Ah the famous Greek potatoes…. These potatoes are my weak spot, but only when my mother makes them. I could eat a whole pan. The minute they are out of the oven, I’m on them. I don’t even care if I burn my mouth eating them, I just cant resist these crunchy on the outside, soft on the inside bites of potato, that my mother manages to roast perfectly every time.
They are traditionally cooked with some sort of meat, usually chicken or lamb and absorb all the juices of the meat, but this recipe is great if you do not want to make meat. My mother’s version, apart from including lemon, oregano and garlic, also includes cloves and allspice, which gives it that special flavor.
Again, as with most Greek dishes, the oregano, olive oil and lemon, the holy trinity of Greek cuisine, add those antioxidants we all want to get. In order for these potatoes to be truly Greek and have this texture we’re talking about, you need to use the amount of olive oil noted. At the end of the roasting, a lot of the olive oil will be left in the pan, so just serve with a slotted spatula and leave the olive oil behind.
These are great with almost anything, but my favorite combination is with a salad. Also they are good the next day at room temperature (they will be soft-but delicious), add some tomato, a few pieces of cheese and some olives and you a have a nice meze. If you want them crunchy, just reheat them.
Greek Roasted Potatoes with Lemon and Garlic- Patates Fournou
- 2 pounds potatoes cut in small wedges (if long cut wedges in half)
- ½ cup olive oil
- 2-3 teaspoons dry oregano
- 1-2 tablespoons lemon juice
- 3 cloves
- 3 allspice
- 2 garlic cloves quartered
- ½ teaspoon salt
- freshly ground pepper
- Place the cut potatoes in cold water for a ½ hour.
- Preheat oven with the fan at 400 degrees Fahrenheit (200 degrees Celsius).
- Drain the potatoes and dry with a towel.
- Place potatoes in a bowl with all the ingredients except the water and mix well (with hands preferable, until olive oil has coated all the potatoes).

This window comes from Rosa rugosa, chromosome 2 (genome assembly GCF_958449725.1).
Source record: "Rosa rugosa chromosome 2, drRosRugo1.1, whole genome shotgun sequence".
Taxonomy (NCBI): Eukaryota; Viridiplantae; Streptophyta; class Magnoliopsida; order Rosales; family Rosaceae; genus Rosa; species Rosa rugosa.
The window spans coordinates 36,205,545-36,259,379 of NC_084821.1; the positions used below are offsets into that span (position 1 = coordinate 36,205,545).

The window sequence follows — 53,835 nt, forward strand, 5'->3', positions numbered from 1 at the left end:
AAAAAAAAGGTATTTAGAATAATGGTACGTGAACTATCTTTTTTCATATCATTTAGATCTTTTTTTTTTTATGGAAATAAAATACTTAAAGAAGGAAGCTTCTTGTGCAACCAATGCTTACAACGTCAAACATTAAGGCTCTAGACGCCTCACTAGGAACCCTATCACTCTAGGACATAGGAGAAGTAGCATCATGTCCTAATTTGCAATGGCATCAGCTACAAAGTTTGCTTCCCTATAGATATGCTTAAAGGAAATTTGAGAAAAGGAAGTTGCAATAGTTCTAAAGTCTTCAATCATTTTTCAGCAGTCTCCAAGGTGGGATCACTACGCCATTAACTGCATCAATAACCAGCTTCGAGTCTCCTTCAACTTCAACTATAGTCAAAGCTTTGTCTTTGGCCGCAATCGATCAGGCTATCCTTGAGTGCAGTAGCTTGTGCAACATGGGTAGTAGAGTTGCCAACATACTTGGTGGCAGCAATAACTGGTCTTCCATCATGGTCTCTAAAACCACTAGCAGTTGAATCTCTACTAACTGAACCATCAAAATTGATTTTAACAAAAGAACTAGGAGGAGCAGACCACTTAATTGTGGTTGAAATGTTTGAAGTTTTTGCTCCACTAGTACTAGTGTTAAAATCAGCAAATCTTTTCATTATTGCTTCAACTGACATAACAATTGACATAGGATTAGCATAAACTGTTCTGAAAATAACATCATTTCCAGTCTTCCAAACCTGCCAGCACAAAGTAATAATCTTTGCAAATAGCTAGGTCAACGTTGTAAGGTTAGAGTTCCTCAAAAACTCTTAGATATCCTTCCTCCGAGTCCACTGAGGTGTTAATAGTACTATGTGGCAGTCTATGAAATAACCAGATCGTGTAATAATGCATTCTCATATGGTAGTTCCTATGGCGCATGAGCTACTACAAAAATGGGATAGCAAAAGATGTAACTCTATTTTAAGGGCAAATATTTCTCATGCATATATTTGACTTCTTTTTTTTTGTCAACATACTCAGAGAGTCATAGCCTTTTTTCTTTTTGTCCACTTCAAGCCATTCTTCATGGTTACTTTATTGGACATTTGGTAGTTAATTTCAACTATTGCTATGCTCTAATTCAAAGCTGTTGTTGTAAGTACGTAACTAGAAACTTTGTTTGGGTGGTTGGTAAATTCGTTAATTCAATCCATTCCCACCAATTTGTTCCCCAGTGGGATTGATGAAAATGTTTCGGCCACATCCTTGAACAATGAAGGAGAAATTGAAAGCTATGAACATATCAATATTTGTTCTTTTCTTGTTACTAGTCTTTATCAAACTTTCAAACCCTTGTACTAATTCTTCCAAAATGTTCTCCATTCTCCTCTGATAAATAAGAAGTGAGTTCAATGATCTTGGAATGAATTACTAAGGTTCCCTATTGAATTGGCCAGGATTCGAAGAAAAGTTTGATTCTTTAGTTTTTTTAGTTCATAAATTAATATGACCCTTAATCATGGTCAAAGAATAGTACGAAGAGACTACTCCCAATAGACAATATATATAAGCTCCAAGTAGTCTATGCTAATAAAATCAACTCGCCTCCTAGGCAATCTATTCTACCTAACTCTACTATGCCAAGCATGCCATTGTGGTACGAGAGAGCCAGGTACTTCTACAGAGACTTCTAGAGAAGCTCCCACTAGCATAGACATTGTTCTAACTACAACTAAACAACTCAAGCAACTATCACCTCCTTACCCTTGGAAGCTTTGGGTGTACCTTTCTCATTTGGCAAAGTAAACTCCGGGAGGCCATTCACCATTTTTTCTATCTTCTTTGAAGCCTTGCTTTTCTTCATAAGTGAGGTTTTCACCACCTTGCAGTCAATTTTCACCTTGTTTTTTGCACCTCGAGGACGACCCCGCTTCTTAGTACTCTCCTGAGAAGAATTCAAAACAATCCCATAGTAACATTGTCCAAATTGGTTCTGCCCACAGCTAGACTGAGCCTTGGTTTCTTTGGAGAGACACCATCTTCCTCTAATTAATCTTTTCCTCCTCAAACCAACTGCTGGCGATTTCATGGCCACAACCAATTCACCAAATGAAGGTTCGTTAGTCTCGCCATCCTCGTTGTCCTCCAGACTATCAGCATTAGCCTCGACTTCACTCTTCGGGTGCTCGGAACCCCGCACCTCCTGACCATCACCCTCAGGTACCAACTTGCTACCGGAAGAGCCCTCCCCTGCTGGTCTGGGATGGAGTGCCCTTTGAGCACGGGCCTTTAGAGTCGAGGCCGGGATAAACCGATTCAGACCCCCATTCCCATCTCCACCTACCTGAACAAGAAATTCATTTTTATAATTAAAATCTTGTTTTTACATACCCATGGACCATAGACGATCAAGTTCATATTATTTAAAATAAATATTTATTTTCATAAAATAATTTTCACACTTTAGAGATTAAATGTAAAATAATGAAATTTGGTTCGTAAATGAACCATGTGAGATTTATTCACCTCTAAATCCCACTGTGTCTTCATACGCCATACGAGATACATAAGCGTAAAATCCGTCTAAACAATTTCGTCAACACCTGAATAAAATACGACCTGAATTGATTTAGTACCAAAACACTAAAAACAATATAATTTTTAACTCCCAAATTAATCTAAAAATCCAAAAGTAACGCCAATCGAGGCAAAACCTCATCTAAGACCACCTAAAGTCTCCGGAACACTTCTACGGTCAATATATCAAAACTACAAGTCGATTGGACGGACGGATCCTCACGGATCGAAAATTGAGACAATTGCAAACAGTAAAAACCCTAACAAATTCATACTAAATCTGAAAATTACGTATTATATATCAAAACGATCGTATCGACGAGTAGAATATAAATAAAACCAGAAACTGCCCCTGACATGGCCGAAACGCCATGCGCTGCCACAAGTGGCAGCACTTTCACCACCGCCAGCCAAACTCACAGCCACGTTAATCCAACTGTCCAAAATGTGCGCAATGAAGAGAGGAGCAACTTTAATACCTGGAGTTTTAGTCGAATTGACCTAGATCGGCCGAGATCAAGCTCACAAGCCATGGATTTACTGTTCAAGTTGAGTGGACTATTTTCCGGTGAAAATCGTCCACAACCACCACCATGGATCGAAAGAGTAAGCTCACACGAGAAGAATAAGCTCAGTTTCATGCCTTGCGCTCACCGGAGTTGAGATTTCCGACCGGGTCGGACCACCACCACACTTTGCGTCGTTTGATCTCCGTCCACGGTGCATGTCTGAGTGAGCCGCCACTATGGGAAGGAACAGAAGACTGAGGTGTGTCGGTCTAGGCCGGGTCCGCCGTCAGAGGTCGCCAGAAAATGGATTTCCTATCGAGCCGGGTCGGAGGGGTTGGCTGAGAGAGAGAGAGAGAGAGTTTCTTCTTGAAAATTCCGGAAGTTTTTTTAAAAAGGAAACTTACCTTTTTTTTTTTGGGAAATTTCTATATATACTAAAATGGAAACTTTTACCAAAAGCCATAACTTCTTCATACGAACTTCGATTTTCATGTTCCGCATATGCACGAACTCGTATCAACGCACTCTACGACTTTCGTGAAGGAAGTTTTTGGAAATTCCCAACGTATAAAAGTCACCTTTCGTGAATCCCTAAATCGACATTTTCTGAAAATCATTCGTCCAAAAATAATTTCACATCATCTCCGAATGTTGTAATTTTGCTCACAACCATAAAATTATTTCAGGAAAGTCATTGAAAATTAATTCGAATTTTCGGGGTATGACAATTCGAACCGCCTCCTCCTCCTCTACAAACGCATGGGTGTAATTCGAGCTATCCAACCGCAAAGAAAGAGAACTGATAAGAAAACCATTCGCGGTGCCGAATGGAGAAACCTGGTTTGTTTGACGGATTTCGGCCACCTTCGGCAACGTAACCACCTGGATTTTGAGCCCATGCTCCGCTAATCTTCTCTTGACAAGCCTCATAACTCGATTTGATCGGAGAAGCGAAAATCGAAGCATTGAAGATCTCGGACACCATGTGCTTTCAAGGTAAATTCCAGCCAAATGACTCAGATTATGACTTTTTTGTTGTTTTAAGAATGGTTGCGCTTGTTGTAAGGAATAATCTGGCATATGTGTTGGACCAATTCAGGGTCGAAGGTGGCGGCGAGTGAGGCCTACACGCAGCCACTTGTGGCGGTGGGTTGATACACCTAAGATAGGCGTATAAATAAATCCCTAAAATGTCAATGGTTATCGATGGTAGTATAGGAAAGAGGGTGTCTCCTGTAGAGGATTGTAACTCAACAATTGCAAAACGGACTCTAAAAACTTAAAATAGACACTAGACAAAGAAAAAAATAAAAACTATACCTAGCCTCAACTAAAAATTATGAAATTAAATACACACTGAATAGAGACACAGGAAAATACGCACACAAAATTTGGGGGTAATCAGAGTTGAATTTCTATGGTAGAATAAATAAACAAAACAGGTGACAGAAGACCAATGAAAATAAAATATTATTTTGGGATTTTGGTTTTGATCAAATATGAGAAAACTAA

- Spread potatoes in a pan (they should all be one layer, not piled on top of each other) along with the olive oil that is left in the bowl.
- Pour some warm water in the corner of the pan, tilting the pan so that the water spread throughout the whole pan. You want the liquids to come up halfway (covering the potatoes halfway). Do not pour the water directly above the potatoes as this will wash out the olive oil.
- Roast (with the fan) for about 10 minutes until the liquids start to boil. Reduce heat to 320 degrees Fahrenheit (160 Celsius) and continue roasting for about 45 minutes. Test the potatoes with a fork, they should be soft, but not falling apart.
I plan to try this recipe tonight and have the same questions as Dieselle. Are you just throwing three whole cloves and three allspice berries into the liquid mixture and letting the flavors permeate as they roast in the pan, or are you using ground cloves and ground allspice as part of the seasoning mixture? Thanks!
Hi Eric, Yes, always use whole cloves and allspice. I’ll edit the recipe to reflect that.
I have made Greek potatoes and they are soooo good. I would like to try your version with allspice and cloves. Do you use whole berries and whole cloves. Do you add them whole or do you grind them? If usuing ground cloves and ground allspice how much? 3 what? Thank you for posting so many wonderful recipes.
Why don’t you include the original option with meat?
This is meatless version, you can check this link for the version with chicken: https://www.olivetomato.com/greek-lemon-roasted-chicken-and-potatoes/
Made these and my husband and I loved them. I forgot the lemon, but I will be making them again and won’t forget it again. I’m about to make the potatoes and celery leaves. I have fresh celery with beautiful leaves from my farmers market. I never know what to do with them and now I do! Thanks!
Do you use extra virgin olive oil for all your cooking?
Hi Dawn, Yes I do!
Elena, thank you for this great recipe! I just made it and used organic baby Gold potatoes…from Von’s in the US. Like you said, the recipe is wonderful. It is actually a fairly subtle and delicious clove and allspice flavor. I winged it on the cooking time because we like them browned a little on top, so I did cook them longer at 325 degrees after cooking initially at 400 degrees.
If it is safe to use the large amount of remaining olive oil/oregano/garlic, I will mash that into my soft goat cheese and use as a dip for my fresh bell peppers slices. 🙂 Thank you again for sharing this recipe.
Thanks Patti! Great idea for the dip, just keep in mind that the olive oil has been heated so it will have a slightly different flavor than fresh olive oil.
Will the water be completely boiled away by the end? Or, if it does, will it evaporate even earlier?
Most of the water should be gone and only olive oil should be left by the end. If you notice the water evaporating too quickly than add a bit more warm water at the corner of the pan-you don’t the potatoes to dry out.
What type of potatoes would you use? Yukon?
Hi Sotiria, Yukon or russets are fine. Here in Greece we have different varieties, but a medium starch potato works best.